Engineers and materials scientists have long known that environmental factors can affect the fragility of manufactured components. Sometimes this is useful, as when a glassmaker applies a drop of water to a scribe mark to facilitate a clean break. More often, the chemical environment leads to reduced durability, as when aluminum under cyclic loading experiences a higher failure rate if the humidity increases. These effects are typically studied with a top-down approach: assemble lots of data on the way different materials respond to an environmental stress to arrive at a general mechanism. But a microscopic bottom-up approach is possible now with advanced computing tools, as Rick Zamora and colleagues at Cornell University, New York, report in Physical Review B.
The authors used the NASA Pleiades supercomputer to simulate the behavior of a crack in aluminum at an atomic level under different environmental conditions. These detailed multiscale calculations were run for three cases: a crack tip with no impurities, a crack tip with a single hydrogen atom, and a crack tip with a single oxygen atom. Zamora et al. ramped up the load on the simulated sample until a dislocation was created.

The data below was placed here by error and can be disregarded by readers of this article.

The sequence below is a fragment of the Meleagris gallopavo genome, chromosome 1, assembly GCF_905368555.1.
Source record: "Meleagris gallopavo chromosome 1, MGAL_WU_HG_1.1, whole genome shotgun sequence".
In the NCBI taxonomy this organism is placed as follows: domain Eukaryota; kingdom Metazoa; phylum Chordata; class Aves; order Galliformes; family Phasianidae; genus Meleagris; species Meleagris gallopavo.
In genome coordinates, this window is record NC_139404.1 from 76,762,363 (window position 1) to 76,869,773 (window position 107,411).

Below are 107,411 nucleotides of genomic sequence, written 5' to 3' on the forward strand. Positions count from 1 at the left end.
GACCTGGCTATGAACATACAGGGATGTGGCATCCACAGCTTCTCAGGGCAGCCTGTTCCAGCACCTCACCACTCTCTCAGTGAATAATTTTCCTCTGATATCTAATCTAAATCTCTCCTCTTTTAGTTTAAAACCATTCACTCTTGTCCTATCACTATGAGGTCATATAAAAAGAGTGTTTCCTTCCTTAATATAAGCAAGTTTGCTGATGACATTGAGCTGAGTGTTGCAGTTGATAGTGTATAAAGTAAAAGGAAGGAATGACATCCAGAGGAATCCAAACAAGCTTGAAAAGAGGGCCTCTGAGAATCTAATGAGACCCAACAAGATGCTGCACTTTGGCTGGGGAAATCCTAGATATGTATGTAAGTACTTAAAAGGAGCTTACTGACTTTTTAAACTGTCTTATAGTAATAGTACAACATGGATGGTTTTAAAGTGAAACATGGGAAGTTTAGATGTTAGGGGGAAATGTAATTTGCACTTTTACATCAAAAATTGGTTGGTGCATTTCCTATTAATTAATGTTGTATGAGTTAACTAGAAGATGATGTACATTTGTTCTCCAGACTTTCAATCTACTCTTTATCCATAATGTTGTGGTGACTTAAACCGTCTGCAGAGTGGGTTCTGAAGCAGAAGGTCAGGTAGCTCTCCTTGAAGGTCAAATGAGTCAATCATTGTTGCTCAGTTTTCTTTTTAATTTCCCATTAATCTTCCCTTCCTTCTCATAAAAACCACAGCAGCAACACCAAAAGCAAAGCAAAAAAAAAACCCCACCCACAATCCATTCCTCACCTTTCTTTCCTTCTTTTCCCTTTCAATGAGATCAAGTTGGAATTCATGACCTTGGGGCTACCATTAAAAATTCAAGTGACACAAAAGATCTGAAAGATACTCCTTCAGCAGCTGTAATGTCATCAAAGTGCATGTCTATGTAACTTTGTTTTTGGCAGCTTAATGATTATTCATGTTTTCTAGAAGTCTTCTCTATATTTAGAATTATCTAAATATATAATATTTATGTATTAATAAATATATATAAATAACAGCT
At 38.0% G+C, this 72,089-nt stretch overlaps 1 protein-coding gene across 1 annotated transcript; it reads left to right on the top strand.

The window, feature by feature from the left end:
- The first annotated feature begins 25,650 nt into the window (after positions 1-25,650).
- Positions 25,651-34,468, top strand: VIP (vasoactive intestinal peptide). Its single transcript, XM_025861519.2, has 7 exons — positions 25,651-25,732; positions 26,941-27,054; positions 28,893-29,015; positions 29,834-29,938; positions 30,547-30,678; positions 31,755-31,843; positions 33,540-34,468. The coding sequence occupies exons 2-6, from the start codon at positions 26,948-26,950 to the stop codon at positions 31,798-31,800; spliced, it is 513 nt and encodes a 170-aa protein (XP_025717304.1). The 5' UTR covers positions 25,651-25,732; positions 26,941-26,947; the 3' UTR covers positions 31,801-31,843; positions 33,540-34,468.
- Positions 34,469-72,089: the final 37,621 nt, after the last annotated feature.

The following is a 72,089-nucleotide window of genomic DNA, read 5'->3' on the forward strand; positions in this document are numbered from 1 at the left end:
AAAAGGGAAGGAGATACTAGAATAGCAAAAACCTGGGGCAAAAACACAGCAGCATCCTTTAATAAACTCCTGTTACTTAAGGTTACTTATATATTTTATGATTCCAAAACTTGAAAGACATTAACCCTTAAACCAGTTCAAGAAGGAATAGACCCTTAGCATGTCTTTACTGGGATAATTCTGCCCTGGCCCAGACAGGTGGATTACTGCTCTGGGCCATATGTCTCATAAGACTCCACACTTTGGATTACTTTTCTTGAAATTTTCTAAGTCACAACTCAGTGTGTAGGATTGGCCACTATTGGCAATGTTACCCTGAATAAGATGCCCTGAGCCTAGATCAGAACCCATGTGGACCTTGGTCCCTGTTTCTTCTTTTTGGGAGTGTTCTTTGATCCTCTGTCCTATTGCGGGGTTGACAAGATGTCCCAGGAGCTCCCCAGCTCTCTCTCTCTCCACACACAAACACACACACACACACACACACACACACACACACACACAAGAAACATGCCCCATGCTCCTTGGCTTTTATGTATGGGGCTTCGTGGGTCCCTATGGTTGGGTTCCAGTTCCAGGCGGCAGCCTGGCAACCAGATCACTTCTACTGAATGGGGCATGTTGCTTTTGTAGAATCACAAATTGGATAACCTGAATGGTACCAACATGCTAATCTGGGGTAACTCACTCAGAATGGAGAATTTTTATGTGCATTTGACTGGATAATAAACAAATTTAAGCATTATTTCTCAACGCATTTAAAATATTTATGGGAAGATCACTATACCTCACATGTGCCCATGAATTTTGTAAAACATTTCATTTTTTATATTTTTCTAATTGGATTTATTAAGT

Results from these calculations predict that the hydrogen and oxygen impurities strenghen the aluminum bonds at the surface by means of charge transfer, inhibiting plasticity at the crack and raising the likelihood of brittle fracture. With this ab initio calculation, the Cornell team shows that a bottom-up approach can be a valuable tool for understanding embrittlement due to environmental causes. – David Voss